The future of working from home: 3 business professors get involved
September 27 February 2022
As “working from home” becomes the new normal, some companies are trying to lure employees back to the office. Others argue that returns are unnecessary.
What are the benefits of working online? Has the company culture been lost as a result? Is working from home as effective as working in a personal office environment?
BrandeisNow asked three Brandeis International Business School faculty members three different questions about their views on the “new normal” of office culture. Benjamin Gomes-Casseres ’76, Peter A. Petri Professor of Business and Society, Daniel Bergstresser, Associate Professor of Finance, and Ahmad Namini, Professor of the Practice of Business Analytics, shared their thoughts.
What are the benefits of working online?
Gomez-Cáceres: The rise of remote work is a revolution – we are suddenly discovering a new way of interacting and collaborating. When communication technologies such as the telephone and the Internet came to the market, they revolutionized the way we live and work. Today’s remote work technologies are upending the way we live, shop and work.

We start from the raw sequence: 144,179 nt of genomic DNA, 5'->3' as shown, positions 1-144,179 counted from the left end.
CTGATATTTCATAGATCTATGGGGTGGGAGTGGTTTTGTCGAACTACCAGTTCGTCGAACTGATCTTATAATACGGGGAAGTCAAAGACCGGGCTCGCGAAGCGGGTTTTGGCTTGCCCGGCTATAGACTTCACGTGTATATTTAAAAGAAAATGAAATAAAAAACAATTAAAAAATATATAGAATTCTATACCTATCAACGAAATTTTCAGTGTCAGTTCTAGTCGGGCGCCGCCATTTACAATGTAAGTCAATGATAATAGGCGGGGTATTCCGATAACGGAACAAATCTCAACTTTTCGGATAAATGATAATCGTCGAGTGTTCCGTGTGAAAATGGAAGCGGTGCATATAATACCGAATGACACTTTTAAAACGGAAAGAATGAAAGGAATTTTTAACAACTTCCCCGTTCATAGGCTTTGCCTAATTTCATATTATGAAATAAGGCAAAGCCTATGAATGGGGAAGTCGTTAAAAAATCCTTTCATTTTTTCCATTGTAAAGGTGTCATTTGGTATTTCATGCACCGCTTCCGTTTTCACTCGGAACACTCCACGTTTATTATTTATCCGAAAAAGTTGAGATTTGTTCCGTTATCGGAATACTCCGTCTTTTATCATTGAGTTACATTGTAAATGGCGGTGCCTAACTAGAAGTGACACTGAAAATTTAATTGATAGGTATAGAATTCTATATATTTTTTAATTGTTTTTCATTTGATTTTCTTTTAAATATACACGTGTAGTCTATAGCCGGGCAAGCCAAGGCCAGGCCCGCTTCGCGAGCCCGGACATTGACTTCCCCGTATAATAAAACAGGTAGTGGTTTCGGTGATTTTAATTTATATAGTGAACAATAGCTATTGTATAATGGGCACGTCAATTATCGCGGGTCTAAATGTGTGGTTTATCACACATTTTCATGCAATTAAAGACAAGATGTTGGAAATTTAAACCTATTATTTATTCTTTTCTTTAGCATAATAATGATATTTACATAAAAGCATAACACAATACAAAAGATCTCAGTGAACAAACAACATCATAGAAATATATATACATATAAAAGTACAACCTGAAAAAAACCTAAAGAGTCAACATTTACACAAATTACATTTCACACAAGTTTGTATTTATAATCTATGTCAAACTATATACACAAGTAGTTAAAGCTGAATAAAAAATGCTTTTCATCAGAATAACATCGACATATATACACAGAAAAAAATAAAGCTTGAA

Before Covid, it was as if we were content to live on an island that couldn’t swim. Then the island was suddenly flooded and we were forced to learn to swim. After the water recedes, this new skill opens up new horizons and is fun too!
This is what happens with the way we work, especially in knowledge industries. Most businesses are content with face-to-face office work. Then they are forced to learn to work remotely. Now they are discovering that remote work can be productive and rewarding. In addition, it expands the geographic reach and diversity of teams, reduces commute time, and helps balance family and work.